In February 2024, The Mental Elf worked with researchers from Manchester and Cardiff Universities to share how we might improve children and young people’s mental health services. We disseminated research that explored these issues from the perspectives of young people who use services, their parents and carers, the professionals delivering and commissioning these services and the international literature.

As part of #ChildrensMentalHealthWeek 2024, we hosted a webinar, created videos and social media graphics, and disseminated this work across our social media channels using the hashtag #CAMHSsmallsteps. Drawing on three National Institute for Health and Care Research (NIHR) funded research projects led by Cardiff University (CAMH Crisis, CAMH Crisis 2) and University of Manchester (Blueprint), a panel of experts will lead a discussion on how these findings can be implemented into practice. These videos are aimed at policy makers, commissioners and funders, service providers, practitioners, researchers and anyone interested in children and young people’s mental health provision.

Watch the #CAMHSsmallsteps videos on our YouTube channel.

Other references

Alderwick, H., & Dixon, J. (2019). The NHS long term plan. BMJ, 364(184), l84., M. M., Clarke, A. M., Jenkins, R., & Patel, V. (2013). A systematic review of the effectiveness of mental health promotion interventions for young people in low and middle income countries. BMC Public Health, 13(1).

Chanen, A. M., McCutcheon, L., & Kerr, I. B. (2014). HYPE: A Cognitive Analytic Therapy-Based Prevention and Early Intervention Programme for Borderline Personality Disorder. Handbook of Borderline Personality Disorder in Children and Adolescents, 361–383.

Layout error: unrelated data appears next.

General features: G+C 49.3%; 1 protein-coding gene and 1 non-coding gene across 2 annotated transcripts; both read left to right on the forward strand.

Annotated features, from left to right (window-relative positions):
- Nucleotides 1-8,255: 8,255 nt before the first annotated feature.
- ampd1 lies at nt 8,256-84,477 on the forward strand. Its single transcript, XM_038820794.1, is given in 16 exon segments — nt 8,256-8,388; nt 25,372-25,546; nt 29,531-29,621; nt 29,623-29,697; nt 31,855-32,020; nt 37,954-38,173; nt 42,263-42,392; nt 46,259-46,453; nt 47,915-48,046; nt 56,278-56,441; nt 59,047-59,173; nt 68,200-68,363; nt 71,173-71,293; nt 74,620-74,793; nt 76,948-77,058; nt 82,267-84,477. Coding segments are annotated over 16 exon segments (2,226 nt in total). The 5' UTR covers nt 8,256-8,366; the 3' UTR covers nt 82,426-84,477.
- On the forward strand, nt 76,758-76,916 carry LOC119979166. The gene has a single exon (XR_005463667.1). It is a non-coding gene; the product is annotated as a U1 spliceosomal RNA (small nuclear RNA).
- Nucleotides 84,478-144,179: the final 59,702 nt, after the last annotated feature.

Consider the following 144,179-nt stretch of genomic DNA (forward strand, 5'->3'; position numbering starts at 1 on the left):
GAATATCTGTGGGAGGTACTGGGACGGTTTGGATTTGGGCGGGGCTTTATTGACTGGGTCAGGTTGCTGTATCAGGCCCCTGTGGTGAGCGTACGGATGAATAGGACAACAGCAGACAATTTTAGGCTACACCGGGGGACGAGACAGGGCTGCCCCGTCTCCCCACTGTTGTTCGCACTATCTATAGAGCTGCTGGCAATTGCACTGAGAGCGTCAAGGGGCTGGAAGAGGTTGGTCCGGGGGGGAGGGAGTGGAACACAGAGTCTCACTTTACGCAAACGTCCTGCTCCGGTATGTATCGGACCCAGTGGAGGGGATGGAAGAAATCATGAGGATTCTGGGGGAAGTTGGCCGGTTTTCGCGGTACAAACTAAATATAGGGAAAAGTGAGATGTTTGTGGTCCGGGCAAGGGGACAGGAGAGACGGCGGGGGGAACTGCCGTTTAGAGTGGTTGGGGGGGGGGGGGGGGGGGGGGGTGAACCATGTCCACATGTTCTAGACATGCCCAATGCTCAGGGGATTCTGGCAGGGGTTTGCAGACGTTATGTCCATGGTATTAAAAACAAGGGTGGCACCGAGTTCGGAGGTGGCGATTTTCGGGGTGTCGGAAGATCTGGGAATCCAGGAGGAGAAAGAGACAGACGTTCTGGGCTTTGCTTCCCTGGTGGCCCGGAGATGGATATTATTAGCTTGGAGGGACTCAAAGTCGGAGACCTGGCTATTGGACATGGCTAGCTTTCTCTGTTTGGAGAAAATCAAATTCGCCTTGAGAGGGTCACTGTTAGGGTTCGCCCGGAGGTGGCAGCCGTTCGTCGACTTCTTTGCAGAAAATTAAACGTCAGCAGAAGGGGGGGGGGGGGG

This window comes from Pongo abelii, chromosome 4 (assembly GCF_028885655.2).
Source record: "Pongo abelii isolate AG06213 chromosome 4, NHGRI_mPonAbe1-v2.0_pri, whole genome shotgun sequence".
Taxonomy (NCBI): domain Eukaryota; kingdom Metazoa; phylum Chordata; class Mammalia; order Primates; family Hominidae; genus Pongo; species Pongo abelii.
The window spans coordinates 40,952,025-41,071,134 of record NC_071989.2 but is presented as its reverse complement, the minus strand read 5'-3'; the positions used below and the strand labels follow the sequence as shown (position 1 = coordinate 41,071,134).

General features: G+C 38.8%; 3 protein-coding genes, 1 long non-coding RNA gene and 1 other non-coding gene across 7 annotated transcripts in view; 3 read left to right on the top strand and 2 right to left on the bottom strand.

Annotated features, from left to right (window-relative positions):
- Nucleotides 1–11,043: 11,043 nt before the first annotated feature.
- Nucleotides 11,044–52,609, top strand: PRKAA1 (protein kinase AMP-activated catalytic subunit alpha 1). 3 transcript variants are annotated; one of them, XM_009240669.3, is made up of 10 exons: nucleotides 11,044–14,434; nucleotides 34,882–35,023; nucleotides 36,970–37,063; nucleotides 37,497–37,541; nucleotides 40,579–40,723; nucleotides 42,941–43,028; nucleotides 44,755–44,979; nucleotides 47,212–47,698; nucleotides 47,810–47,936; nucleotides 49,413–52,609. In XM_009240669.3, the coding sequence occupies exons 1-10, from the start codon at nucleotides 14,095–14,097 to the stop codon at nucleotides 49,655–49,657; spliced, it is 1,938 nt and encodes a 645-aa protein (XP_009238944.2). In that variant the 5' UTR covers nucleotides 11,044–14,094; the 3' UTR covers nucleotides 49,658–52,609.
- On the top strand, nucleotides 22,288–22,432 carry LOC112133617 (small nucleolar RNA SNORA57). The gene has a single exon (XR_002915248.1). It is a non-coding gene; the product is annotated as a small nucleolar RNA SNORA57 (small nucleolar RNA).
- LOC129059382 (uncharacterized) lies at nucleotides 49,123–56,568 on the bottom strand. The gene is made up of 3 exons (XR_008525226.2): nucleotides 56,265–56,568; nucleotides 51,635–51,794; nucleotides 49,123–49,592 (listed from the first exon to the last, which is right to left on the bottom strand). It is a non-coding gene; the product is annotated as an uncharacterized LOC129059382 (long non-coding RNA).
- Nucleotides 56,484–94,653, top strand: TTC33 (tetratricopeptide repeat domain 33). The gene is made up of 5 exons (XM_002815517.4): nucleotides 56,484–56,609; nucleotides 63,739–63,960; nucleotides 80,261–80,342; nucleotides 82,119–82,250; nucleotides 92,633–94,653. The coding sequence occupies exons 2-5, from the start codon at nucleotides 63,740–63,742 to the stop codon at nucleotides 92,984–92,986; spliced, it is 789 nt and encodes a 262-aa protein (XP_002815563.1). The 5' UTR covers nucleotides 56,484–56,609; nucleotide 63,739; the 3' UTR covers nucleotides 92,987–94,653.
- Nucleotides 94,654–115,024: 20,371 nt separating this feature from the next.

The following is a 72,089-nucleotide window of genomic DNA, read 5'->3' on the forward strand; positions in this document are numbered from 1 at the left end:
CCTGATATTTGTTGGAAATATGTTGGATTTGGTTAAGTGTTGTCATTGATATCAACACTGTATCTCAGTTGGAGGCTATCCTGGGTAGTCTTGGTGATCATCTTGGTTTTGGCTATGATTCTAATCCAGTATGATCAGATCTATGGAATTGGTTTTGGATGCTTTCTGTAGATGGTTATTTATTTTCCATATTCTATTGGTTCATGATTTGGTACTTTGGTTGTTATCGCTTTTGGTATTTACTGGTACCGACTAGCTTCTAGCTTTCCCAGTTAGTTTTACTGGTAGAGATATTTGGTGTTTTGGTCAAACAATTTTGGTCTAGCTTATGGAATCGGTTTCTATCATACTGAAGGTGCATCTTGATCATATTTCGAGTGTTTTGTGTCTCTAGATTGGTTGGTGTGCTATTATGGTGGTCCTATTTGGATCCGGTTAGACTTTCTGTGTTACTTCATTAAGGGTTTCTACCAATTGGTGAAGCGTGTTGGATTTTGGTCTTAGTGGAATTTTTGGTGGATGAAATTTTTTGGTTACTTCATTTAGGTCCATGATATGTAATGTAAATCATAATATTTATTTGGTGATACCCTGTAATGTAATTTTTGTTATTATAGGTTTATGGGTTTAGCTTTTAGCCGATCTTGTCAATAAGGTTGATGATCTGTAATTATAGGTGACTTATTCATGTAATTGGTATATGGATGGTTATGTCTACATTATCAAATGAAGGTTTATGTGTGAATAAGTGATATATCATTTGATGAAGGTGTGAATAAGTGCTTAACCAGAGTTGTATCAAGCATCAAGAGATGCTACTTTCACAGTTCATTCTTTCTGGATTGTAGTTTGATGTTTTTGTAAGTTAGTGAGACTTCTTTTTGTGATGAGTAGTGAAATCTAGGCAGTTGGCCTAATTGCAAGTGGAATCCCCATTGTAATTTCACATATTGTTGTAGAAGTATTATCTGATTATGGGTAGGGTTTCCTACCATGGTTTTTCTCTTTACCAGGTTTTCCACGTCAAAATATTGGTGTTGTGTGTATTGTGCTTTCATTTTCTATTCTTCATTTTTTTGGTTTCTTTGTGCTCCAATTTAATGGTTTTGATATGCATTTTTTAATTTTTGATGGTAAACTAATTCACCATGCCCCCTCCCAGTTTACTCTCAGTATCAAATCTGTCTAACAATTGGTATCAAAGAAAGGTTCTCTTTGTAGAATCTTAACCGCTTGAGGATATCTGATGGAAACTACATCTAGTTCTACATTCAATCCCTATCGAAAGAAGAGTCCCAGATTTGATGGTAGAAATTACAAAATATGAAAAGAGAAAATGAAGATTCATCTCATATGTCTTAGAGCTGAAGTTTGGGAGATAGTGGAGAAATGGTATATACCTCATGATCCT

Clark, J., & MacLennan, E. (2023). Measuring Experience of Inpatient Child and Adolescent Mental Health Services (CAMHS). International Journal of Environmental Research and Public Health, 20(11), 5940.

Clisu, D. A., Layther, I., Dover, D., Viner, R. M., Read, T., Cheesman, D., Hodges, S., & Hudson, L. D. (2021). Alternatives to mental health admissions for children and adolescents experiencing mental health crises: A systematic review of the literature. Clinical Child Psychology and Psychiatry, 27(1), 135910452110447.

Edwards, D., Evans, N., Gillen, E., Longo, M., Pryjmachuk, S., Trainor, G., & Hannigan, B. (2015). What do we know about the risks for young people moving into, through and out of inpatient mental health care? Findings from an evidence synthesis. Child and Adolescent Psychiatry and Mental Health, 9(1).

The Lancet (2020). Child mental health services in England: a continuing crisis. The Lancet, 395(10222), 389.

National Guidelines for Child and Youth Behavioral Health Crisis Care. (n.d.).

Ribeiro, W. S., Grande, A. J., Hoffmann, M. S., Ziebold, C., McDaid, D., Fry, A., Peixoto, C., Miranda, C., King, D., Tomasi, C. D., Faustino, C., Leone, S., Moraes, S., Schäfer, A. A., Alves, V., Rosa, M. I., & Evans-Lacko, S. (2023). A systematic review of evidence-based interventions for child and adolescent mental health problems in low- and middle-income countries. Comprehensive Psychiatry, 121, 152358.

Torio, C. M., Encinosa, W., Berdahl, T., McCormick, M. C., & Simpson, L. A. (2015). Annual Report on Health Care for Children and Youth in the United States: National Estimates of Cost, Utilization and Expenditures for Children With Mental Health Conditions. Academic Pediatrics, 15(1), 19–35.